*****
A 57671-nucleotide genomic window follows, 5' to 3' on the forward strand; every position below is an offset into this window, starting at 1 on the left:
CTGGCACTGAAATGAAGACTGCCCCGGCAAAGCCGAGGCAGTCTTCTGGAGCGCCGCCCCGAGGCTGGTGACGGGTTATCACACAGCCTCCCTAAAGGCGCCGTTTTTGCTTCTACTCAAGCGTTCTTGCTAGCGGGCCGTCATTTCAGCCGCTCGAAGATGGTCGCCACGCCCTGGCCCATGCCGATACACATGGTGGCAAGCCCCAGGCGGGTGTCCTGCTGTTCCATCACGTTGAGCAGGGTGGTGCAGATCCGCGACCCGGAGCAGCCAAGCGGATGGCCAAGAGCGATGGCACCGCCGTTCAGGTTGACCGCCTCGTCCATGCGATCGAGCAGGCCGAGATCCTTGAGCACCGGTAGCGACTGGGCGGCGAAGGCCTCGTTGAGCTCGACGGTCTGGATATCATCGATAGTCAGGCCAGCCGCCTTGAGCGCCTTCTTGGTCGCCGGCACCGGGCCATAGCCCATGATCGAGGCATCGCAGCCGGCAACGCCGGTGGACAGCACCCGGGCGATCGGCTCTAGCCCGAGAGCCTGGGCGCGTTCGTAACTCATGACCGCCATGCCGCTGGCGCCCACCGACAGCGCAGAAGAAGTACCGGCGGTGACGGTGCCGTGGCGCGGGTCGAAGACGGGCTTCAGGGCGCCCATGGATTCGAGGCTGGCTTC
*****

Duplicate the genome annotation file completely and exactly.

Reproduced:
A 57671-nucleotide genomic window follows, 5' to 3' on the forward strand; every position below is an offset into this window, starting at 1 on the left:
CTGGCACTGAAATGAAGACTGCCCCGGCAAAGCCGAGGCAGTCTTCTGGAGCGCCGCCCCGAGGCTGGTGACGGGTTATCACACAGCCTCCCTAAAGGCGCCGTTTTTGCTTCTACTCAAGCGTTCTTGCTAGCGGGCCGTCATTTCAGCCGCTCGAAGATGGTCGCCACGCCCTGGCCCATGCCGATACACATGGTGGCAAGCCCCAGGCGGGTGTCCTGCTGTTCCATCACGTTGAGCAGGGTGGTGCAGATCCGCGACCCGGAGCAGCCAAGCGGATGGCCAAGAGCGATGGCACCGCCGTTCAGGTTGACCGCCTCGTCCATGCGATCGAGCAGGCCGAGATCCTTGAGCACCGGTAGCGACTGGGCGGCGAAGGCCTCGTTGAGCTCGACGGTCTGGATATCATCGATAGTCAGGCCAGCCGCCTTGAGCGCCTTCTTGGTCGCCGGCACCGGGCCATAGCCCATGATCGAGGCATCGCAGCCGGCAACGCCGGTGGACAGCACCCGGGCGATCGGCTCTAGCCCGAGAGCCTGGGCGCGTTCGTAACTCATGACCGCCATGCCGCTGGCGCCCACCGACAGCGCAGAAGAAGTACCGGCGGTGACGGTGCCGTGGCGCGGGTCGAAGACGGGCTTCAGGGCGCCCATGGATTCGAGGCTGGCTTC